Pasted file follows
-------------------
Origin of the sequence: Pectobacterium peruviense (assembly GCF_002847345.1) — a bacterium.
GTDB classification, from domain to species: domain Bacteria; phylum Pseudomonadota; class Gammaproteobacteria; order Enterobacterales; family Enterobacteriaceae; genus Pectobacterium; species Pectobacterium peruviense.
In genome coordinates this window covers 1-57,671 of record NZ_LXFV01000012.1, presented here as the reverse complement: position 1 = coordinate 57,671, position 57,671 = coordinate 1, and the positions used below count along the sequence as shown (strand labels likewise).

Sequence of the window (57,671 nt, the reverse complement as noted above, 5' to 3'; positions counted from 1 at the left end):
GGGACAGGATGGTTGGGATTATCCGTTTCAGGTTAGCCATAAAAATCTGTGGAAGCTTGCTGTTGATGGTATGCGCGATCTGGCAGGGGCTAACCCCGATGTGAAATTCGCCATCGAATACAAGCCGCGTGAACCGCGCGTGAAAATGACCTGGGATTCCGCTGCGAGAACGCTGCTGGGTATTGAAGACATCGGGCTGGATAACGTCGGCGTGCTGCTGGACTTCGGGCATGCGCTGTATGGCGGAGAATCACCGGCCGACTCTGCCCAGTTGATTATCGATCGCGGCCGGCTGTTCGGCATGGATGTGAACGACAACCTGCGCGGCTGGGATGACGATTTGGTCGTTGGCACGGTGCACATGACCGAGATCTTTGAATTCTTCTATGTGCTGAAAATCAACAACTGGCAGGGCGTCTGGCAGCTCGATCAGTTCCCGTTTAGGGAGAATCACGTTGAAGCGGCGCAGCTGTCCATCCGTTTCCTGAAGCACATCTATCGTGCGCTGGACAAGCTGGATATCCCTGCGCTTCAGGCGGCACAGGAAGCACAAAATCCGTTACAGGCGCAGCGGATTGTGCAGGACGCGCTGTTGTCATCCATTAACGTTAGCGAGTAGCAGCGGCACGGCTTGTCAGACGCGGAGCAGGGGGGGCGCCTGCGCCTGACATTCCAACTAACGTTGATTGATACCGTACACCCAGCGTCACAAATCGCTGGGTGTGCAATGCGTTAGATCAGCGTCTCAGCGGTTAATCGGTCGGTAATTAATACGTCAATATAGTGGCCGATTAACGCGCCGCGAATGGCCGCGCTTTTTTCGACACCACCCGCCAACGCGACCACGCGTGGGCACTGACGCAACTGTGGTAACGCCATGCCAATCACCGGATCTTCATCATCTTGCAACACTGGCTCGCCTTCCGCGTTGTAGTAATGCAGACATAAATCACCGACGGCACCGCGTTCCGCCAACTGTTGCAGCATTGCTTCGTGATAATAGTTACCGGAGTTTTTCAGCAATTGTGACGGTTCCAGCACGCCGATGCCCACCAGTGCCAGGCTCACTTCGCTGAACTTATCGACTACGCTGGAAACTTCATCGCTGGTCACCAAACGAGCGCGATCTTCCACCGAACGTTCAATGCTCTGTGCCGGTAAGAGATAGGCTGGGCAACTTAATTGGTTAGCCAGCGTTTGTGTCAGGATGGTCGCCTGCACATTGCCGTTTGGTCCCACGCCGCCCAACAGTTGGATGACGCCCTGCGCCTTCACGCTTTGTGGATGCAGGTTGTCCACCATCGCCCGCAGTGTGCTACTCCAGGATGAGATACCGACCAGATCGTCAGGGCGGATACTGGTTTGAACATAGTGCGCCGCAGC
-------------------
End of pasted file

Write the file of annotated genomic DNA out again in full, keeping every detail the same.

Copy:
Origin of the sequence: Pectobacterium peruviense (assembly GCF_002847345.1) — a bacterium.
GTDB classification, from domain to species: domain Bacteria; phylum Pseudomonadota; class Gammaproteobacteria; order Enterobacterales; family Enterobacteriaceae; genus Pectobacterium; species Pectobacterium peruviense.
In genome coordinates this window covers 1-57,671 of record NZ_LXFV01000012.1, presented here as the reverse complement: position 1 = coordinate 57,671, position 57,671 = coordinate 1, and the positions used below count along the sequence as shown (strand labels likewise).

Sequence of the window (57,671 nt, the reverse complement as noted above, 5' to 3'; positions counted from 1 at the left end):
GGGACAGGATGGTTGGGATTATCCGTTTCAGGTTAGCCATAAAAATCTGTGGAAGCTTGCTGTTGATGGTATGCGCGATCTGGCAGGGGCTAACCCCGATGTGAAATTCGCCATCGAATACAAGCCGCGTGAACCGCGCGTGAAAATGACCTGGGATTCCGCTGCGAGAACGCTGCTGGGTATTGAAGACATCGGGCTGGATAACGTCGGCGTGCTGCTGGACTTCGGGCATGCGCTGTATGGCGGAGAATCACCGGCCGACTCTGCCCAGTTGATTATCGATCGCGGCCGGCTGTTCGGCATGGATGTGAACGACAACCTGCGCGGCTGGGATGACGATTTGGTCGTTGGCACGGTGCACATGACCGAGATCTTTGAATTCTTCTATGTGCTGAAAATCAACAACTGGCAGGGCGTCTGGCAGCTCGATCAGTTCCCGTTTAGGGAGAATCACGTTGAAGCGGCGCAGCTGTCCATCCGTTTCCTGAAGCACATCTATCGTGCGCTGGACAAGCTGGATATCCCTGCGCTTCAGGCGGCACAGGAAGCACAAAATCCGTTACAGGCGCAGCGGATTGTGCAGGACGCGCTGTTGTCATCCATTAACGTTAGCGAGTAGCAGCGGCACGGCTTGTCAGACGCGGAGCAGGGGGGGCGCCTGCGCCTGACATTCCAACTAACGTTGATTGATACCGTACACCCAGCGTCACAAATCGCTGGGTGTGCAATGCGTTAGATCAGCGTCTCAGCGGTTAATCGGTCGGTAATTAATACGTCAATATAGTGGCCGATTAACGCGCCGCGAATGGCCGCGCTTTTTTCGACACCACCCGCCAACGCGACCACGCGTGGGCACTGACGCAACTGTGGTAACGCCATGCCAATCACCGGATCTTCATCATCTTGCAACACTGGCTCGCCTTCCGCGTTGTAGTAATGCAGACATAAATCACCGACGGCACCGCGTTCCGCCAACTGTTGCAGCATTGCTTCGTGATAATAGTTACCGGAGTTTTTCAGCAATTGTGACGGTTCCAGCACGCCGATGCCCACCAGTGCCAGGCTCACTTCGCTGAACTTATCGACTACGCTGGAAACTTCATCGCTGGTCACCAAACGAGCGCGATCTTCCACCGAACGTTCAATGCTCTGTGCCGGTAAGAGATAGGCTGGGCAACTTAATTGGTTAGCCAGCGTTTGTGTCAGGATGGTCGCCTGCACATTGCCGTTTGGTCCCACGCCGCCCAACAGTTGGATGACGCCCTGCGCCTTCACGCTTTGTGGATGCAGGTTGTCCACCATCGCCCGCAGTGTGCTACTCCAGGATGAGATACCGACCAGATCGTCAGGGCGGATACTGGTTTGAACATAGTGCGCCGCAGC